Activity: Other › Public engagement, outreach and knowledge exchange - Public Lecture/debate/seminar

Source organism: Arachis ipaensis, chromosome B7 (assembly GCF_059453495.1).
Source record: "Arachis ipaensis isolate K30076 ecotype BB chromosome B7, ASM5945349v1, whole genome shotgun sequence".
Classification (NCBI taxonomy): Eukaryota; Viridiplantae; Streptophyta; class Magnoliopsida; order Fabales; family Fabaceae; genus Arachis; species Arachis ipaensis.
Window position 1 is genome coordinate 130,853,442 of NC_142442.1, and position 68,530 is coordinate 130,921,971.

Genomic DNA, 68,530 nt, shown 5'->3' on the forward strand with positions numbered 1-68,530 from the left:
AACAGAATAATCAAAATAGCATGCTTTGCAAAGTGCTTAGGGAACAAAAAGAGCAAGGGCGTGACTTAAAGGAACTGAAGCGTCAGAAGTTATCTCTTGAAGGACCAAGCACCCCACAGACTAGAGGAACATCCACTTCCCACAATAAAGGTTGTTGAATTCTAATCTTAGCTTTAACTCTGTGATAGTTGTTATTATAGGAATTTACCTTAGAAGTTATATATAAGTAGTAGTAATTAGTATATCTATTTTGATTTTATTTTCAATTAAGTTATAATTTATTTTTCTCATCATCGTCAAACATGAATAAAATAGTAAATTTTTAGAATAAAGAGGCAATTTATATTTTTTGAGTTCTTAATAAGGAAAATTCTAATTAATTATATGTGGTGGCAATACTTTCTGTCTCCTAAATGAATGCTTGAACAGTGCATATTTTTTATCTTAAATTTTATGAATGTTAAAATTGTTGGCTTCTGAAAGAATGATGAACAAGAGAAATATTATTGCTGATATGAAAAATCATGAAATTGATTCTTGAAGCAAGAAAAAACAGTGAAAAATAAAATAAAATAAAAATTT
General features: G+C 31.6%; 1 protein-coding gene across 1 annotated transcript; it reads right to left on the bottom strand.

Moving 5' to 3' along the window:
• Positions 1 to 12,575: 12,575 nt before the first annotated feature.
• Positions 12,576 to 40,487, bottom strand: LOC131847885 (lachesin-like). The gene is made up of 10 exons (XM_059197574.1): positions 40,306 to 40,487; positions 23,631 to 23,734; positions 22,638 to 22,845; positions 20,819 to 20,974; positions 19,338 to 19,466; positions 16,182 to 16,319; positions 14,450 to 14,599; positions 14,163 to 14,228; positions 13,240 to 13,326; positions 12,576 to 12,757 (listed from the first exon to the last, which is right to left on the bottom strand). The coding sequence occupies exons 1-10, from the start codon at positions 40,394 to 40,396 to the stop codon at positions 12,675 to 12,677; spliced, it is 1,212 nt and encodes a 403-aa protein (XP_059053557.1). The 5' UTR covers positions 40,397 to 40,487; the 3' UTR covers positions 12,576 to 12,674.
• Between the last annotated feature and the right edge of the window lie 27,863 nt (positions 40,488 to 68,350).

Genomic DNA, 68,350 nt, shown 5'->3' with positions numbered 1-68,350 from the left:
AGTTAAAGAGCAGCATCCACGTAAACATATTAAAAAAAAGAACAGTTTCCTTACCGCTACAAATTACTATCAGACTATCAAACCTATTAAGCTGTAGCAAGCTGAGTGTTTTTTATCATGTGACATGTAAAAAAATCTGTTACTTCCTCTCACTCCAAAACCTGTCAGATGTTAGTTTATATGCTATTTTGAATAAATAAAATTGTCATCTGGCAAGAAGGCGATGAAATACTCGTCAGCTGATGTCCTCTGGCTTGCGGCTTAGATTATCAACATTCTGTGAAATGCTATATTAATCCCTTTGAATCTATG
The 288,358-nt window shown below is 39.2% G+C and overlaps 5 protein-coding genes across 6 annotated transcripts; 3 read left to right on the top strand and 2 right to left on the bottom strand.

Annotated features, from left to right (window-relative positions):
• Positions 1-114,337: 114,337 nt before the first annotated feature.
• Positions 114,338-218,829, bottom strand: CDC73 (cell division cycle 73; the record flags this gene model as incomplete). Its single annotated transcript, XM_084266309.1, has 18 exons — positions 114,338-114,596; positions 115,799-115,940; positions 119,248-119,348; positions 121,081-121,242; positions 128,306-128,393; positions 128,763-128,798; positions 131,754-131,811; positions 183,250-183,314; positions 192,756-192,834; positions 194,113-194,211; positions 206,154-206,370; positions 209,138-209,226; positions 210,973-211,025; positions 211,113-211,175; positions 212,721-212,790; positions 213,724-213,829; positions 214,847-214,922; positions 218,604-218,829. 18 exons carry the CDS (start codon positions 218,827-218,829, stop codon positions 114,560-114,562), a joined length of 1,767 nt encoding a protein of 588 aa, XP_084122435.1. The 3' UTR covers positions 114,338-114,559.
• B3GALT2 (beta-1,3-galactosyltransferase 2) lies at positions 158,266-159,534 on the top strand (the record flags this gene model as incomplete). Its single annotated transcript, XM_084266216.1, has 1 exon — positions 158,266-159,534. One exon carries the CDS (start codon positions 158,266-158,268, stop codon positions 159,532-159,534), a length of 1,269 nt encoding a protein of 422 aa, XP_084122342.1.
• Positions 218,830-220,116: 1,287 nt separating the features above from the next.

It is allegedly in order to honour Jan Karski (1914–2000), who in 1942 and 1943 undertook to inform the Western Allies about the extermination of Jews that was being carried out by the Germans in the occupied Poland, that in 2009 French writer Yannick Haenel published a novel celebrating the Polish hero’s commitment to saving Europe’s Jews. At first favourably received, early in 2010 Jan Karski caused a storm in the French media where the book was attacked by, amongst other, eminent figures such as Claude Lanzmann and Annette Wieviorka; the critics reproached Haenel with having distorted historical reality and misrepresented Karski himself, although the book had been marketed as a work of fiction rather than a biography. The aim of this presentation is therefore to shed some light on the heated debate surrounding Haenel’s controversial take on Karski’s story and, if possible, to evaluate the French writer’s contribution to preserving the legacy of the Polish diplomat and resister and, more broadly, the memory of Holocaust victims. In the course of my talk I will also comment on Wieviorka’s contribution to the study of the ethics of Holocaust testimony and on Lanzmann’s own (mis)representations of Karski and Karski’s homeland in Shoah as well as in the recent sequel to his 1985 monumental documentary, Le Rapport Karski.